Real-time data also enables investigations into the impacts economic stabilization policies may or may not be having.  The researchers evaluated three such policies: state-ordered reopenings, federal stimulus payments to households, and the Paycheck Protection Program.

  • Government Reopenings  -- For all the political sturm und drang surrounding state economy reopenings, the evidence suggests quite modest impacts on economic activity.  Spending and employment remained well below baseline levels even after reopenings and notably did not rise more rapidly in states that reopened earlier relative to comparable states that reopened later.  Moreover, spending and employment fell before these state level shutdowns were implemented.  Researchers concluded the key driver of reduction in spending is the virus itself rather than restrictions imposed by government, and reopenings only help if the public interprets them as a truly credible indicator of reduced health concerns.
  • Stimulus Payments – Approximately $267 billion of direct payments have been made to 160 million people as part of the federal CARES Act.  Larger payments went to lower-income households, most of which were made on April 15.  Real-time data indicated the stimulus payments increased spending by low-income consumers immediately and substantially.  However, most of this spending went to the purchase of durable and non-durable goods rather than the service sectors hit hardest by the pandemic.   Thus, to date, researchers conclude the stimulus has offered little economic and employment benefits in communities and areas where job losses were largest.
  • Paycheck Protection Program -- Loans targeting small businesses through the PPP appear to have had little effect on employment at small businesses to date.  The percentage changes in total earnings and hours worked are nearly identical for firms eligible and not eligible for the PPP.  Researchers offer three possible explanations: 1) businesses who took up loans did not intend to lay off their workers to begin with; 2) high take-up rates among firms providing professional scientific services despite low job losses in that service sector; and 3) loans flowed to areas with smaller employment losses.

A Look at How Minnesota Compares

Opportunity Insights’ Economic Tracker offers perspective on how well the state is navigating the crisis.  The accompanying table benchmarks the state of the Minnesota economy against the U.S. as a whole on several summary indicators since January. (As an aside we can’t help but note data included in the tracker from Google Mobility Reports finds the change in time spent away from home in Minnesota since January is now 0% meaning Minnesotans are in one sense “back to normal” compared to pre COVID days.  However, a closer look reveals continued reduced times at workplace and in transit is being completely offset by additional time spent in parks – a very Minnesotan finding.)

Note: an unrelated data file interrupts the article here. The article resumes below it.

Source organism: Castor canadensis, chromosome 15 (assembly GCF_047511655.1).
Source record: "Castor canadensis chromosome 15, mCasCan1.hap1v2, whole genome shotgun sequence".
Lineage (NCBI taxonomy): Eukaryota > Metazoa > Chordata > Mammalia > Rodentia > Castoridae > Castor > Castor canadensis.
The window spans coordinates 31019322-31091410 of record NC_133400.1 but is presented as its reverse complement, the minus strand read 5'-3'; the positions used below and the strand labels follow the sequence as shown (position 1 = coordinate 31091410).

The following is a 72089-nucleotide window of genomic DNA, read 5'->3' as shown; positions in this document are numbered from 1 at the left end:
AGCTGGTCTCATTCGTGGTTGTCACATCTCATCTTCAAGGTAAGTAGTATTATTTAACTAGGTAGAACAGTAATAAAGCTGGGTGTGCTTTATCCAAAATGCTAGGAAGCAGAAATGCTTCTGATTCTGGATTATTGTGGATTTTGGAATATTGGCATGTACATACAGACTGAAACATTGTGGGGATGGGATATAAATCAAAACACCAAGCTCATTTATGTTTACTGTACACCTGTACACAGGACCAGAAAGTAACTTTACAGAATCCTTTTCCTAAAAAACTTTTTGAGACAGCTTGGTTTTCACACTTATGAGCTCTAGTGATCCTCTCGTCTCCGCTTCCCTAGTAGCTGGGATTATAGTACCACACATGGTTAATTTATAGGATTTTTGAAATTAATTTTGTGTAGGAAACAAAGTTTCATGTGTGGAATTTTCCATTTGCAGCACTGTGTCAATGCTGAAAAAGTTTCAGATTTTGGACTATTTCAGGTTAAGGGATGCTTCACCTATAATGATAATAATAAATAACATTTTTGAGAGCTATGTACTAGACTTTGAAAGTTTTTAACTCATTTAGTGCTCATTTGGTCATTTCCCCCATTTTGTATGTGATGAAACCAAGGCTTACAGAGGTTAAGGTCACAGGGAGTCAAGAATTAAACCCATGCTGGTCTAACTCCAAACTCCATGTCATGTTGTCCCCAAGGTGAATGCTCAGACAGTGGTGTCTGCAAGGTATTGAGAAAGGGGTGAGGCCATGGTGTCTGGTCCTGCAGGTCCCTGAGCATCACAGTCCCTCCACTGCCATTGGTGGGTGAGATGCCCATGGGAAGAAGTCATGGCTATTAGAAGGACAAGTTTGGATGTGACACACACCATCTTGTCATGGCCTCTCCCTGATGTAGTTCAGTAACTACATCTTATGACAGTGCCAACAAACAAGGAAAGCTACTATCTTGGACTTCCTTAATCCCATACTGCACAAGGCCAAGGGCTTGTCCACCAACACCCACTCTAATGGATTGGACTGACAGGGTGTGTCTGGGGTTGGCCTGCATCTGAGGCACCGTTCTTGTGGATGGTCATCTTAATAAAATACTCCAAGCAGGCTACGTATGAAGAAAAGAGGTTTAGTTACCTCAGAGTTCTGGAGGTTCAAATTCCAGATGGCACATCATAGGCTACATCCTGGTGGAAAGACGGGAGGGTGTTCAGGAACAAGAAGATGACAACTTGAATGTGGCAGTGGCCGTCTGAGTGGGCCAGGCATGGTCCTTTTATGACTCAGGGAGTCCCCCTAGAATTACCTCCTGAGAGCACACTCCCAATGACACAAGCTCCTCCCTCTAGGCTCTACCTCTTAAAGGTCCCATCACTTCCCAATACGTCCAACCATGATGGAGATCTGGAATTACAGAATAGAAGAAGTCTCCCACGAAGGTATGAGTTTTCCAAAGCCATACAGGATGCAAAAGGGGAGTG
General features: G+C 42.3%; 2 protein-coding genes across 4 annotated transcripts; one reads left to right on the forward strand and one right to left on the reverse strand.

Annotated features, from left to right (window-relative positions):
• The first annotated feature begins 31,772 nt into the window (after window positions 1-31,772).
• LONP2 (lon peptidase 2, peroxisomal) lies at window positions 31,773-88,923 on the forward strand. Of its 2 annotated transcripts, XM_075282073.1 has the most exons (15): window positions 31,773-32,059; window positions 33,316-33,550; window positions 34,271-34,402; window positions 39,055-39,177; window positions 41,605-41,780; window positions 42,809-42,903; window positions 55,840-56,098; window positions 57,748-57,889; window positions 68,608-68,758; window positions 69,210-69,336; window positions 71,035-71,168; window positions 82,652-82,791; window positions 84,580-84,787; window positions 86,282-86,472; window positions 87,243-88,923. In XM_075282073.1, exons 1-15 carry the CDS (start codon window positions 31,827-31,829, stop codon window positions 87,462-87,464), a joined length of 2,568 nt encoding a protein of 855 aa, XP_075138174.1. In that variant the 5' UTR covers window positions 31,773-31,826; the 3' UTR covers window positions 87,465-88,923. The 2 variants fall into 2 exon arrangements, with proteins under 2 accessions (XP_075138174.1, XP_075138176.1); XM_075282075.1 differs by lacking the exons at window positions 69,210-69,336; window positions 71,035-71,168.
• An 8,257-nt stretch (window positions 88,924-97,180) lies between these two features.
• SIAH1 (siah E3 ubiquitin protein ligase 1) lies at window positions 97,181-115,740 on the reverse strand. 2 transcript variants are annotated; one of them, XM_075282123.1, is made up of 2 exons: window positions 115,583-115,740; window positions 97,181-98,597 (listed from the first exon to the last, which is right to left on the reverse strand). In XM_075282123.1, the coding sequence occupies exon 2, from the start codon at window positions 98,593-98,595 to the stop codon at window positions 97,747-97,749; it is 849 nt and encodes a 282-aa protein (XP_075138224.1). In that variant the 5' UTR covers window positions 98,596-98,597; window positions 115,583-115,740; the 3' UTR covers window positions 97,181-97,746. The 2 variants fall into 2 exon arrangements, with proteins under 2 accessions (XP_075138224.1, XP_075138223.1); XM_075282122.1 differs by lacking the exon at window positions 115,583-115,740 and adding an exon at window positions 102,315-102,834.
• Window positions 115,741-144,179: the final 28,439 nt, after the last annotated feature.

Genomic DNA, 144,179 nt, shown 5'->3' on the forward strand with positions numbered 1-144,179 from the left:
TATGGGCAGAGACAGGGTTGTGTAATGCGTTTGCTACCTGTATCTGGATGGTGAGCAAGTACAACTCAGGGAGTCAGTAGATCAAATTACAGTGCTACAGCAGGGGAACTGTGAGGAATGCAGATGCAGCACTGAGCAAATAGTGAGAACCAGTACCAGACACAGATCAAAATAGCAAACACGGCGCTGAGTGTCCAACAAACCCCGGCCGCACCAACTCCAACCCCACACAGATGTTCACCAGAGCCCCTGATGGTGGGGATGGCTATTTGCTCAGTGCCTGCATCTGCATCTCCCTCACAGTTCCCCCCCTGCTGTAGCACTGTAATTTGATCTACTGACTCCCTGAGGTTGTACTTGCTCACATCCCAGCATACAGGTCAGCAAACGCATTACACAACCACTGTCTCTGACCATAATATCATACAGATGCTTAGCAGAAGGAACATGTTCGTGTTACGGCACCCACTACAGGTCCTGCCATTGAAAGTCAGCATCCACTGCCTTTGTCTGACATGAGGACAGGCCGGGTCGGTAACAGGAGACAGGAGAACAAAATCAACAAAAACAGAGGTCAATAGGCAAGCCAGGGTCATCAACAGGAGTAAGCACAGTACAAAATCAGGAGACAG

Source: Opportunity Insights Economic Tracker.  Reported data is from when article was being assembled (mid-June) and is not current at time of publication.

As the table shows, Minnesota is tracking with national declines in consumer spending albeit with some differences when the spending is disaggregated by income.  Small business revenue declines continue to be greater than the U.S. total.  Perhaps most disconcerting is that small business revenue declines in low income zip codes are well over twice the nation is experiencing (-30.8% vs. -13.6%).  From a sector perspective, Minnesota professional and business service small business revenue is slightly “outperforming” the nation’s decline while the state’s transportation and trade small business sector is experiencing dramatically more significant revenue losses than the national average (-25.4% vs. -4.4%).

Rebounds in the number of small business openings are lagging the U.S as a whole, and once again persistent closures in low income zip codes are primarily responsible for the difference.  Declines in Minnesota job postings are slightly larger than the nation in every sector with the exception of education and health services.  While job postings requiring “minimal education” are now actually up from the beginning of the year in the U.S., they are down over 10% in the state.

What is rather striking about these results is that the Minnesota experience appears to run counter to the nation as a whole in a significant way.  As previously noted, researchers from Opportunity Insights concluded small businesses in affluent areas have taken the brunt of the economic impact from COVID so far.  In Minnesota the opposite appears to be true – small businesses in the least affluent areas have by far taken the biggest hit.  In fact, since the Minnesota stay at home order ended, it appears every trackable economic metric on the website has shown some improvement except one: the change in small business revenue in low income zip codes has gone from -24.3% to -30.8%.  It would not be surprising if some of this decline is capturing the effects of the civil unrest following the death of George Floyd.   Somewhere in the neighborhood of 1,500 buildings were damaged throughout the Lake, University and Broadway corridors in Minneapolis and St. Paul, many of them small businesses.   An unknown number of other businesses were undamaged but boarded up and closed.

Tools such as this can offer a better and more refined understanding of public policy problems.    Whether that translates into better public policy solutions will always be an open question.    Inevitably the insights this type of analysis generates will conflict with political agendas and preconceived notions about what to do and how to do it.   No tool has yet been created to resolve conflicts between ideas like economic efficiency and political acceptability. 


[1]  Available at

[2] “How Did Covid-19 and Stabilization Policies Affect Spending and Employment?”